Despite the widespread adoption of screening programs in many high-income European countries, colorectal cancer rates remain high. Research from Finland, presented Monday at the annual conference of the European Society of Human Genetics, outlined how common genetic factors could be used to identify individuals at high risk of developing the disease, thus improving current colorectal screening strategies.
Most screening programs use a one-size-fits-all approach, in which people are screened beginning at a certain age and individual factors are not considered. The researchers hypothesized that developing a polygenic risk score (PRS) specifically for colorectal cancer might be a more effective approach. A PRS summarizes the combined impact of an individual’s genetic risk factors for a disease into a single score, allowing disease risk estimations and identifying those who might benefit from earlier screening.
The researchers embarked upon a large genomic study, using FinnGen study data — a collection of health and genome data from more than 400,000 Finnish individuals — from which they calculated a genome-wide PRS for colorectal cancer. While many prior PRS studies used smaller datasets not representative of the general population, this study used epidemiological and statistical approaches to calibrate estimates accordingly.
“In the future, risk-based approaches considering genetic factors alongside other relevant risk factors have potential for personalizing recommendations regarding how we could most effectively screen for colorectal cancer,” Dr. Max Tamlander of the University of Helsinki’s Institute for Molecular Medicine Finland, who presented the research, said in a statement.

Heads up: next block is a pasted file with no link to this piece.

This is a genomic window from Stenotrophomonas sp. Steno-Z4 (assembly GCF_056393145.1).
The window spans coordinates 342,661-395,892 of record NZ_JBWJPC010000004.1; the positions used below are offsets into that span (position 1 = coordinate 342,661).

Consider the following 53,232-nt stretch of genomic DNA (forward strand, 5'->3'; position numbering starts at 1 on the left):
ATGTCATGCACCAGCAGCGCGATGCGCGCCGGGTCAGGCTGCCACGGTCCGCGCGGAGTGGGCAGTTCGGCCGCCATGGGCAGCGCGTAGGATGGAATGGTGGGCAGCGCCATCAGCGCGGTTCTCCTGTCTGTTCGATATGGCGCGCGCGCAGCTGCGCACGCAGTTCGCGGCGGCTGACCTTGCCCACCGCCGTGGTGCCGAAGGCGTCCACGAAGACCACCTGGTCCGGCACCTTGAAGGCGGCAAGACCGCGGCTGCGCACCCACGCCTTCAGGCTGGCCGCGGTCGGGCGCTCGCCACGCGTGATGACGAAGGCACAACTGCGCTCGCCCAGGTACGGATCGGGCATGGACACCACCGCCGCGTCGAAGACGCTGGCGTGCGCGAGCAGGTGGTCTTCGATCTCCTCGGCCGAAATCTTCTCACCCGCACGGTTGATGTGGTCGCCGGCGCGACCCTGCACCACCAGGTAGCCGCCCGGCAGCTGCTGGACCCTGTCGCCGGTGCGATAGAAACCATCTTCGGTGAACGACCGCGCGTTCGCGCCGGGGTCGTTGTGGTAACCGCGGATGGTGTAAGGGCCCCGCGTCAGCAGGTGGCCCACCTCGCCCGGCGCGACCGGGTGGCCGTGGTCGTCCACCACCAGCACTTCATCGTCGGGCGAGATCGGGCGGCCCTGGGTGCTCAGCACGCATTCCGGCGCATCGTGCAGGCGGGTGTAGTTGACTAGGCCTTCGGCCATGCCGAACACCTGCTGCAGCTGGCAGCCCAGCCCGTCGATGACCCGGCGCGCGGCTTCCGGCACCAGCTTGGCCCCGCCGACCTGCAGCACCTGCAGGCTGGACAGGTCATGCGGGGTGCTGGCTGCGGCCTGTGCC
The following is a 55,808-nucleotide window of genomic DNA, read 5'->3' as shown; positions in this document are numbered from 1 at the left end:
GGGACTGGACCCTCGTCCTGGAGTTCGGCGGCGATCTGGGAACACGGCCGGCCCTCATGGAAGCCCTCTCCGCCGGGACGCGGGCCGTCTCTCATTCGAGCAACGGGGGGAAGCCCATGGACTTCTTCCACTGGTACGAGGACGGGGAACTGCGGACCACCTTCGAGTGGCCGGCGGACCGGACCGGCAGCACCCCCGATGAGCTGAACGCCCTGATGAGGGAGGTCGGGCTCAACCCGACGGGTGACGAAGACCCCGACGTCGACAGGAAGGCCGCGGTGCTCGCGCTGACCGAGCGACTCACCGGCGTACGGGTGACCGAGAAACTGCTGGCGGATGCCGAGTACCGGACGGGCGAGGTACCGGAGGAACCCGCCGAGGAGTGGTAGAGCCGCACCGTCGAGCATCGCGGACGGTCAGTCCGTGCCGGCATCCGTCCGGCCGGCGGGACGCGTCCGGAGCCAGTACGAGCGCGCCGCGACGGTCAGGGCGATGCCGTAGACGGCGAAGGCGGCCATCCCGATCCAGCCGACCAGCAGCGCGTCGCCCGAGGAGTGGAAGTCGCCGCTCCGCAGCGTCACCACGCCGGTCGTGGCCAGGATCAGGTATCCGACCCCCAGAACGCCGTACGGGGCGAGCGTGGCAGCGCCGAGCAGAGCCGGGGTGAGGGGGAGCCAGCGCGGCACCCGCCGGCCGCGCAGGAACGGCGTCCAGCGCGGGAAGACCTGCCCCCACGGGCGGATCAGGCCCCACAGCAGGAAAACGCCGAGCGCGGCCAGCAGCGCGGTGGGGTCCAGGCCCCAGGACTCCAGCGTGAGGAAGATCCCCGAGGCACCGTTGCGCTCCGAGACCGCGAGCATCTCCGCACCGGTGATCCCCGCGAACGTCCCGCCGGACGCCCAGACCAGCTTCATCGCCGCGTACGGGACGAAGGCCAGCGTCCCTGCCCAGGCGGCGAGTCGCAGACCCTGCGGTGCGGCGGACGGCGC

Most colorectal cancer cases occur in individuals without a family history of the disease or other known risk factors. The researchers said the results show that a PRS could be useful in the assessment of future colorectal cancer risk after a colonoscopy — the current gold-standard screening method — and identify individuals who might benefit from more-frequent surveillance.
In Finland, general colorectal cancer screening starts at age 60; in other countries, at age 50. The researchers found that women and men in the top 1% of the PRS already had equivalent risks at ages 48.7 and 49.8, respectively. This indicated that individuals with a high PRS might benefit from earlier screening, and that a colorectal cancer-specific PRS based on an individual’s genetic risk may define more appropriate ages to begin screening.
As genotyping costs fall, PRS-based approaches may become more feasible for guiding population-wide screening. Millions of people already have their genomes available in large-scale biobanking initiatives, Tamlander noted, adding that, in addition, genetic data extracted from a single sample can be used over the course of a lifetime to calculate risk scores for many common diseases, including common cancers.
He said their findings are in line with other studies on PRSs in breast cancer, another common cancer with organized population-level screening.
Further clinical studies on cost-effectiveness and risk information communication are needed before colorectal PRSs can be widely implemented, the researchers noted.